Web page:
So this afternoon, I took before pics (oh my goodness!) and emptied the main pantry.  It really didn’t take long to reorganize, but what a mess I made!  There is a lot of wasted space where there are no shelves, so I have to be creative.  The top shelf now has two crates to hold my cereal stockpile.  Next is my canned and boxed goods – beans, fruits, Hamburger Helper, etc.  Those things I might want to prep dinner (actually, DH, because I rarely do Hamburger Helper!) Below that shelf is my pastas, taco shells, rice, etc. and a dish bin containing extra spices and barbecue sauces (of which I found 4 bottles today!)  Next I have a breakfast & lunch shelf.  Peanut butter, all of my precious jars of jelly, a container of open cereal, oatmeal, grits, and fruit snacks.  The bottom shelf has a drawer of lunch snacks, crackers, and drink mixes that won’t fit in the pocket organizer on the door (a repurposed shower caddy.)  The dog’s food I keep in a small tote and it fits under the bottom shelf now.

But that left my baking stuff without a home.  I don’t bake much because of my oven situation, but I do have things in case I ever get it fixed.  With all of the jelly and sauce out of the back up pantry, I noticed I had some space to spare.  So I unloaded that pantry and reorganized.  My indoor grill is now on the top shelf, since we rarely grill indoors, along with a baking stone I almost never use.  My canning supplies are on a shelf to themselves now, and my actual baking supplies take up two shelves, very neatly, and share with my crockpots.  My bread machine still sits down below and I’ve moved a drawer to the floor in there for bags  and wraps.

It was a really productive late afternoon for me.  I wish, as I had been working, that I would have gone ahead and created my pantry inventory but I suppose it can wait.

How is your pantry organized? I think mine will suit my purposes for now. At least I know not to buy any more barbecue sauce when I go to the store this week!

~ Katie

{November 23, 2012}   Making Do With What You Have

a peanut butter and jelly sandwich, top slice ...

I don’t know too many kids who don’t like peanut butter and jelly sandwiches.  With droughts, salmonella outbreaks, flooding, freezes, etc., the price of peanut butter in my local grocery has gone up almost two dollars a jar in the past year, and jelly is steadily increasing.

Thankfully, my Rhonda Belle thinks ahead.  2 years ago for Christmas, she and Papa Mac gave me a Ball Canning Starter Kit.  She wants me to be more self-sufficient.  I started out with red sauce and moved on to a variety of apple products.  Rhonda Belle’s friend “Mother Earth” has been an invaluable resource as I’ve been learning to can.  Not only does canning save me money, but this way I know what is in the products in my pantry.  I definitely prefer chemical-free, preservative-free foods in my pantry.

Part of being self-sufficient is making do with what you’ve got.  And I am running low on jelly.  Thankfully, one of my sweet 8th graders and his mama gave me a pretty container full of Satsumas (thank you, Jamie, for the identification!) and I realized there was a good chance they’d spoil before the monkeys ate them all.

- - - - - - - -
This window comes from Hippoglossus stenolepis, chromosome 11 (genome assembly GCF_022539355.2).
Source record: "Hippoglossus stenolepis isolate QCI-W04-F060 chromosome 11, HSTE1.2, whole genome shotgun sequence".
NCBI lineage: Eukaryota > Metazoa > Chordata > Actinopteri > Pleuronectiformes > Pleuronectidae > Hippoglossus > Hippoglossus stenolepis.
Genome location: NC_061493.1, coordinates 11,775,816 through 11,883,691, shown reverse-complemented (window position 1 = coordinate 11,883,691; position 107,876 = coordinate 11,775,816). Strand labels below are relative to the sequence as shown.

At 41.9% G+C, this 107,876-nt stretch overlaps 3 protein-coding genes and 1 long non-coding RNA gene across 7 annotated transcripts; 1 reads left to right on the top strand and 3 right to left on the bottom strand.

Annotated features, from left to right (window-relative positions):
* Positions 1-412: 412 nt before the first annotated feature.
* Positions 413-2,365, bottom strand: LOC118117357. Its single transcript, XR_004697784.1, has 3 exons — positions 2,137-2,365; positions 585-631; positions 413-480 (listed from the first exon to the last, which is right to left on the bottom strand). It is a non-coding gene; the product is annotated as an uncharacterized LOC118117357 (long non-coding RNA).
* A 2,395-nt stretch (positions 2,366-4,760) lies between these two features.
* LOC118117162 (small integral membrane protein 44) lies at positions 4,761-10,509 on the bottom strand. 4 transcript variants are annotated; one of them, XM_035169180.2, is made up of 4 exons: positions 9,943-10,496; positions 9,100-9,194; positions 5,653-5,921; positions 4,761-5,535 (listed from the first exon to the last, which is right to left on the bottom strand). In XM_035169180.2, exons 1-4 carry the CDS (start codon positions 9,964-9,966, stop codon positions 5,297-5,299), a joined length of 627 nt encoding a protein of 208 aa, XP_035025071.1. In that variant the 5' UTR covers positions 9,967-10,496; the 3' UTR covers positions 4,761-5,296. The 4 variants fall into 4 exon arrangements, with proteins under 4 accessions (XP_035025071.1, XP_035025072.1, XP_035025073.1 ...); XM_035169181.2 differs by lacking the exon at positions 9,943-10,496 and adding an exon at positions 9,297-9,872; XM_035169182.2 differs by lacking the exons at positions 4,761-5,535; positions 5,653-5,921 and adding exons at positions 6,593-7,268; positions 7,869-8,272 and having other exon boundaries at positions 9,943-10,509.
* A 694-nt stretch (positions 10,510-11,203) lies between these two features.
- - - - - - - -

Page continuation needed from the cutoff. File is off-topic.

Using my handy-dandy Pampered Chef citrus juicer (not the best option, as much as I love a Pampered Chef gadget!), I spent over an hour on Monday juicing and straining my little orangey friends.  They are chock-full of seeds, which I have saved to replant at some point.  And I put the juice in the fridge till I knew what I’d do with it.

Motivation visited me today.  I ran jelly jars through the dishwasher and got myself together.  I found a recipe online, got my supplies situated, and got to work.  This is the recipe I used:

Easy Satsuma Jelly

  • 4 cups Satsuma juice
  • 2 teaspoons lemon juice
  • 5 cups sugar – I’m going to try to decrease the sugar next time
  • 1 package Sure Jell

Combine your juices in a pot.  Slowly add the Sure Jell, stirring constantly.  Bring it to a rolling boil.  Boil for one minute, continuing to stir.  After one minute, add the sugar and bring it back to a boil.  Again, boil one minute and then remove from the heat.  Fill your jars and process in a water bath canner for 10 minutes.

Easy peasy!  I already had most products on hand, so I spent no extra money on this project.  The jars I use again and again.  The orangey things were a gift.   The pectin I purchase by the jar, and actually got it free at Kroger with a coupon.  Sugar was under $2 for a 4 pound bag.  I’m not a math person, but I think I’m under $1/jar.

And I love all of those pretty jars lined up in my pantry.

I still have blueberries in the freezer from a berry picking trip in June.  I’m thinking blueberry champagne (still got a bottle from New Year‘s!) jelly.  What do you think?

If you’re new to canning, I highly recommend the Ball Canning Discovery kit, or the Ball Fresh Preserving Kit.  Also, The Ball Blue Book Guide to Preserving is great for beginners.  Follow the recipes or you’ll have a bit of a mess on your hands.  I’ve had to remake a few batches of jelly because I used recipes that looked great online but didn’t work out.

I’d love to hear your experiences!

~ Katie

et cetera